Yale’s endowment model is flawed and likely unsustainable, the former and current CIOs of Hewlett-Packard (HP) argued in a co-authored paper.
According to Ken Frier—who also served as CIO at Stanford Management Company and the UAW Retiree Medical Benefits Trust upon leaving HP—and Gretchen Tai, the heyday of the endowment model is likely over.
“The need for change is motivated by current market conditions, certain shortcomings in the endowment model, and the sheer difficulty of reproducing in the future what has worked so well for Yale in the past,” the authors wrote.
A survey of large endowments’ current investment strategies revealed that most are focused primarily on manager selection, not asset allocation.
“It’s disappointing that there is no evidence that the average endowment created any additional value from either asset allocation or investment manager selection.”Asset allocation among peer endowment was similar, Frier and Tai observed, resulting in also similar returns, risks profiles, and exposures. They also noted that investors changed asset allocation targets only once every few years, and external forces drove large adjustments, rather than deliberate actions.
The current endowment model also exhibited almost “exclusive dependence” on equity-like investments and risks, the paper said.
On average, each major asset class in endowment portfolios had a 0.8 or higher correlation to public equities, according to the authors. The correlation between the annual performance of an average endowment and global stocks also hit 0.99 from 2005 to 2014.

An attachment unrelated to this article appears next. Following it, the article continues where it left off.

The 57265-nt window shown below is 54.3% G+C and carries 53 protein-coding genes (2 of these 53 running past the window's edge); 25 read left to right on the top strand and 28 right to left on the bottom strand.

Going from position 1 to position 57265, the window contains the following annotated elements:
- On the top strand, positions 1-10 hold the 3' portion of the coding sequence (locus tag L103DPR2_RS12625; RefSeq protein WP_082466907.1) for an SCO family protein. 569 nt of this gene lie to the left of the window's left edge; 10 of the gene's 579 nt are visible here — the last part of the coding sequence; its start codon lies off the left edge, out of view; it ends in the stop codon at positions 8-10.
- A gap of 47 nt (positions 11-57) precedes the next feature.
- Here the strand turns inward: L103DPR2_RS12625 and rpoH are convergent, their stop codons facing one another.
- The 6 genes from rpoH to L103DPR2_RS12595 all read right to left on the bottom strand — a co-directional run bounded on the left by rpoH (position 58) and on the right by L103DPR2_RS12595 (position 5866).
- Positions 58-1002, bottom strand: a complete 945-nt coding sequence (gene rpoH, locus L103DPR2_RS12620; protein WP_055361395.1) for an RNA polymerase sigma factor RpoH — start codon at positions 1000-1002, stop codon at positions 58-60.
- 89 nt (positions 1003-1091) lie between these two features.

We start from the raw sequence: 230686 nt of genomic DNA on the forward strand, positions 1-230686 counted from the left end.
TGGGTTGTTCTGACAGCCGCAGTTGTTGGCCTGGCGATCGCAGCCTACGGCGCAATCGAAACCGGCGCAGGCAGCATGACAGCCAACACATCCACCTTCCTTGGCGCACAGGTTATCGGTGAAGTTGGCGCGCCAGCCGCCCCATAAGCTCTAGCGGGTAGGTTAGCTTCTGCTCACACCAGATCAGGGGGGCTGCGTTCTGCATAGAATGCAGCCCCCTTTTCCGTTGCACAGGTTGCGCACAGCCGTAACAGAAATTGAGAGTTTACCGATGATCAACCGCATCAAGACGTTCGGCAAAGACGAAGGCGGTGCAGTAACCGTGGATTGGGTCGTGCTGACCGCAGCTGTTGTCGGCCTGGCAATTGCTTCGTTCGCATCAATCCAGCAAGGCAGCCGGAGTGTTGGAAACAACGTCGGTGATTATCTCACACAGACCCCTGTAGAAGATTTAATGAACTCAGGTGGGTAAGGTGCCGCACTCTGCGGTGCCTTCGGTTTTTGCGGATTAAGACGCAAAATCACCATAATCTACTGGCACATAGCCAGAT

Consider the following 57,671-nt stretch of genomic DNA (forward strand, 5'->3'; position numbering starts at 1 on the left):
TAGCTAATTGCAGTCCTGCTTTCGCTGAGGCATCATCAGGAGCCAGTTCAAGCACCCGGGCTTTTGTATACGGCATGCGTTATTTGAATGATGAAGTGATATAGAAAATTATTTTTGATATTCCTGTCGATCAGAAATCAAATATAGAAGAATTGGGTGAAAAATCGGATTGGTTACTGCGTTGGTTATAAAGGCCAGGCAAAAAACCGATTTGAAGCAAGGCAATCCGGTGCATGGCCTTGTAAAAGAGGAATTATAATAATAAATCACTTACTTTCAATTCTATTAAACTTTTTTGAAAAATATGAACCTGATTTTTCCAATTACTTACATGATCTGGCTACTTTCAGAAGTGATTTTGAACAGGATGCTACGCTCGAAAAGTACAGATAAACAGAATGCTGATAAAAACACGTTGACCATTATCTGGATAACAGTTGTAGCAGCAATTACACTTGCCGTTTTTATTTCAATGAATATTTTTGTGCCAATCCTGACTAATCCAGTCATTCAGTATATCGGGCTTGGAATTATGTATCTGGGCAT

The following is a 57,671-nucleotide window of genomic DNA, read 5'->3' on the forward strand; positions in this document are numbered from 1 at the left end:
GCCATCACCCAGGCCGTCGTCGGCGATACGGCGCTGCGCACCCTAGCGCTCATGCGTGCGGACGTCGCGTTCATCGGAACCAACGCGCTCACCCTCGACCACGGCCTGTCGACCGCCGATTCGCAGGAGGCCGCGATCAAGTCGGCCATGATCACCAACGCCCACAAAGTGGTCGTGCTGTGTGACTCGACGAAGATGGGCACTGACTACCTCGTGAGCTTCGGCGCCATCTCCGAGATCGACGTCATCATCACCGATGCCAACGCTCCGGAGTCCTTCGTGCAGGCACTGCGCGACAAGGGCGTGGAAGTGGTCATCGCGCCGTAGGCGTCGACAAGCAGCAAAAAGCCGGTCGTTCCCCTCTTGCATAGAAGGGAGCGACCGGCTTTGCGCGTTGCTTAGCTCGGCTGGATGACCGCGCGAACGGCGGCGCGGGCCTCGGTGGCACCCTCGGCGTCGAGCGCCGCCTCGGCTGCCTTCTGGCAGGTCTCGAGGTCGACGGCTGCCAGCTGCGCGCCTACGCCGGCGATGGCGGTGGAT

“Despite the efforts to increase investment complexity and provide diversification, it’s disappointing that there is no evidence that the average endowment created any additional value from either asset allocation or investment manager selection,” Frier and Tai wrote.
Highly illiquid investment also hindered endowments’ tactical potential, and external managers’ opacity limited investors’ understanding of what they actually own.
To overcome these shortcomings, Frier and Tai suggested asset owners enhance the asset allocation process by breaking down asset classes more granularly.
Analyzing each regional stock market, sector, etc. on valuation, fundamentals, momentum, sentiment, and volatility would return more control and consistency to the asset owner.
Boosting relative-value positions could help reduce the model’s equity risk dependency, the authors recommended.
“It’s possible to diversify further [from equity beta] by adding risk and style betas like value, momentum, carry, and so on, by going beyond leverage and derivatives by utilizing long/short implementation,” Ryan Abrams, portfolio manager at the Wisconsin Alumni Research Foundation (WARF), told CIO.
WARF’s team manages the $2.7 billion fund with a risk-balanced—or risk parity—philosophy and an alpha overlay portfolio.
Layering pure and uncorrelated alpha on top of a diversified portfolio has the potential to “deliver consistent performance across a lot of different environments—and you don’t have to be illiquid to do it,” Abrams added.
In fact, Frier and Tai wrote investors should keep alternatives allocations below 20% of the portfolio “so that illiquid and opaque positions do not overwhelm the portfolio and reduce flexibility.”
The capacity to take on illiquid investments does not alone justify doing so, the authors concluded.
Read the full paper, “Improving the ‘Endowment Model’ Recipe,” published by the Family Office Association.